And the LORD spake suddenly unto Moses, and unto Aaron, and unto Miriam, Come out ye three unto the tabernacle of the congregation. And they three came out.
Moses did not resent the injury done him, nor complain of it to God, nor make any appeal to him; but God resented it. He hears all we say in our passion, and is a swift witness of our hasty speeches, which is a reason why we should resolutely bridle our tongues, that we speak not ill of others, and why we should patiently stop our ears, and not take notice of it, if others speak ill of us. I heard not, for thou wilt hear, Ps. 38:13–15. The more silent we are in our own cause the more is God engaged to plead it. The accused innocent needs to say little if he knows the judge himself will be his advocate.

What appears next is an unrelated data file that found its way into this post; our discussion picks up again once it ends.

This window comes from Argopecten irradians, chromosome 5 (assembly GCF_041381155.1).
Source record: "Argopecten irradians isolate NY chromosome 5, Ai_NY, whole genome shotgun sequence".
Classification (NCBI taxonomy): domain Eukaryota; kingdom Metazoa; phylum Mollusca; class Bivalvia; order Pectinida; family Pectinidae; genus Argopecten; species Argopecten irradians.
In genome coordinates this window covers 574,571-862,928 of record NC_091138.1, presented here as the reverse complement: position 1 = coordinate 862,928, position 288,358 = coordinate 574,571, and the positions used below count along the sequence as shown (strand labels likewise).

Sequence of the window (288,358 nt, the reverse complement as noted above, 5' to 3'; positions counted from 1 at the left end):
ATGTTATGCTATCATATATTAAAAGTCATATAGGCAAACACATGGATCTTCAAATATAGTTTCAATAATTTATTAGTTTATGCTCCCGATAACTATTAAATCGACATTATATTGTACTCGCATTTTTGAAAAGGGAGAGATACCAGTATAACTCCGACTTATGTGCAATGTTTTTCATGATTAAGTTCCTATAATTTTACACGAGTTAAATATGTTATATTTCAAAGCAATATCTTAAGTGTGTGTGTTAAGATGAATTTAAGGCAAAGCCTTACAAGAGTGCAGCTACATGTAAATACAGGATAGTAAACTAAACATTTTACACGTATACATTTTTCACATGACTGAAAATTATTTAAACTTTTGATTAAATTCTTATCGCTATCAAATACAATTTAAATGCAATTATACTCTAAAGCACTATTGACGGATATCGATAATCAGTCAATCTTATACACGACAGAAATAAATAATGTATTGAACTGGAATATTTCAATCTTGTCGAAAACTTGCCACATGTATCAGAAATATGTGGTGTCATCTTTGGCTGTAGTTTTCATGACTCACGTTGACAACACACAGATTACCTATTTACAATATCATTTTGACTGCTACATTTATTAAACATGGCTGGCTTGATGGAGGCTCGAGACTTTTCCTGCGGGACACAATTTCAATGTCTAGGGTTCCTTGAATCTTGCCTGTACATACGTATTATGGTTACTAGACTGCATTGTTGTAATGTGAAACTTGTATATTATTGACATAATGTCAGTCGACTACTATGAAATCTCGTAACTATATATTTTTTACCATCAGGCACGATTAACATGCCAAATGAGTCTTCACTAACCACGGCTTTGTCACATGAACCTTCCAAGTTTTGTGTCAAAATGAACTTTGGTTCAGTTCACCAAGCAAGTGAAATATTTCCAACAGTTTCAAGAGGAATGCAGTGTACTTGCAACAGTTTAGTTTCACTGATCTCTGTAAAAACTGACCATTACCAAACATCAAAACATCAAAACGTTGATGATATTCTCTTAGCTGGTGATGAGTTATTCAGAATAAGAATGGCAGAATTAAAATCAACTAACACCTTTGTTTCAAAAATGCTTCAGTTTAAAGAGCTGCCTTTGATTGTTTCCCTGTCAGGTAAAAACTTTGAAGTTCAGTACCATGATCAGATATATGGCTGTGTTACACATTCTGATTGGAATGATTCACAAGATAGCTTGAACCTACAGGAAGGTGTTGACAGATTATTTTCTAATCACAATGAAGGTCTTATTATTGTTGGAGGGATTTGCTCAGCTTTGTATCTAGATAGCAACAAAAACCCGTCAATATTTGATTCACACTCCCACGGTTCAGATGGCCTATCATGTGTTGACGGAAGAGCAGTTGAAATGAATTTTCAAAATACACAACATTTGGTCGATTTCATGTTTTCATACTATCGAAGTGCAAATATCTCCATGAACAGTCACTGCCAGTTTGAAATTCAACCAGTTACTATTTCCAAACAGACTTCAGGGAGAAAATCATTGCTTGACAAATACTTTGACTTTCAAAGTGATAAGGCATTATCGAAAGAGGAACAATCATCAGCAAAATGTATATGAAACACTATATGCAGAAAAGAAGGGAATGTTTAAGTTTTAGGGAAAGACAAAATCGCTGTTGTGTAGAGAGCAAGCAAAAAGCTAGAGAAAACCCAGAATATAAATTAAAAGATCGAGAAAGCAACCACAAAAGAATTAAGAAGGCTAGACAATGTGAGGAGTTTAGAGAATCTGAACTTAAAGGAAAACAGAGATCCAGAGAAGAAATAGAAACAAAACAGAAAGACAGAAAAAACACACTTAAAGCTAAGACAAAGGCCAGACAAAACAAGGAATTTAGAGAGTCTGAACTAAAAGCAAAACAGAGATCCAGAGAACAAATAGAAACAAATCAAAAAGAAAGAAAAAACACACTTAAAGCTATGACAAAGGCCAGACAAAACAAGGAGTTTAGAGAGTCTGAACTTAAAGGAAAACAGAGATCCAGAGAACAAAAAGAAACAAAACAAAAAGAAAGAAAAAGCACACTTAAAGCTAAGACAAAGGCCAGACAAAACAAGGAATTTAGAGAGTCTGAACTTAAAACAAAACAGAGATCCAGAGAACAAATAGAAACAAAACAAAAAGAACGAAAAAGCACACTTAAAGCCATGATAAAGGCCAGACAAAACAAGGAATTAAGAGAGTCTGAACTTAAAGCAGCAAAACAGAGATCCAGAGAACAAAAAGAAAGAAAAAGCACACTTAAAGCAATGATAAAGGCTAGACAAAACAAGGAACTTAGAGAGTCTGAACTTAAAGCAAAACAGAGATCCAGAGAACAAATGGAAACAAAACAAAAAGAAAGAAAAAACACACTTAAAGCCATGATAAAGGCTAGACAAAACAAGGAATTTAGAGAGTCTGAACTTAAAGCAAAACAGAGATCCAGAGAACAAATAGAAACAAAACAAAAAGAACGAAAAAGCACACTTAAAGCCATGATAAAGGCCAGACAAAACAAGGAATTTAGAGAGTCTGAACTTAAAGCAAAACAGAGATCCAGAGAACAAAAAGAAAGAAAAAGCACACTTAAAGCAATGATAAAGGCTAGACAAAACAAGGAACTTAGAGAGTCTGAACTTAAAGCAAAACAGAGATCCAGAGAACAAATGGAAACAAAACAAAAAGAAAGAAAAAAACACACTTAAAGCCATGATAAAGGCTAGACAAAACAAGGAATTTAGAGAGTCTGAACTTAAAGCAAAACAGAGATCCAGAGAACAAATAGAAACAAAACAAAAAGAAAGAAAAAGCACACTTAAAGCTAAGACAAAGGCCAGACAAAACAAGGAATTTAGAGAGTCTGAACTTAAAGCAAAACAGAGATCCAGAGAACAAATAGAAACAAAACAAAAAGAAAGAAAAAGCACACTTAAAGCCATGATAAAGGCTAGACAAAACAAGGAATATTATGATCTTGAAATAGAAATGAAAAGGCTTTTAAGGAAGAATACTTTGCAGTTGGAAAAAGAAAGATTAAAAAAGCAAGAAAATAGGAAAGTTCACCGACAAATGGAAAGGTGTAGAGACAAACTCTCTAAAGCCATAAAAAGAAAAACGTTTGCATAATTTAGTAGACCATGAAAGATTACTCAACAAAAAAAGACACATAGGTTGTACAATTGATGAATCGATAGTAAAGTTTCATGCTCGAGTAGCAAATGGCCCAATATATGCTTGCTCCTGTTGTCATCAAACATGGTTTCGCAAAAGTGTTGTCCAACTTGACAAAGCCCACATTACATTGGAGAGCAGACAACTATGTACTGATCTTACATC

I. The cause is called, and the parties are summoned forthwith to attend at the door of the tabernacle, v. 4, 5. Moses had often shown himself jealous for God’s honour, and now God showed himself jealous for his reputation; for those that honour God he will honour, nor will he ever be behind-hand with any that appear for him. Judges of old sat in the gate of the city to try causes, and so on this occasion the shechinah in the cloud of glory stood at the door of the tabernacle, and Aaron and Miriam, as delinquents, were called to the bar.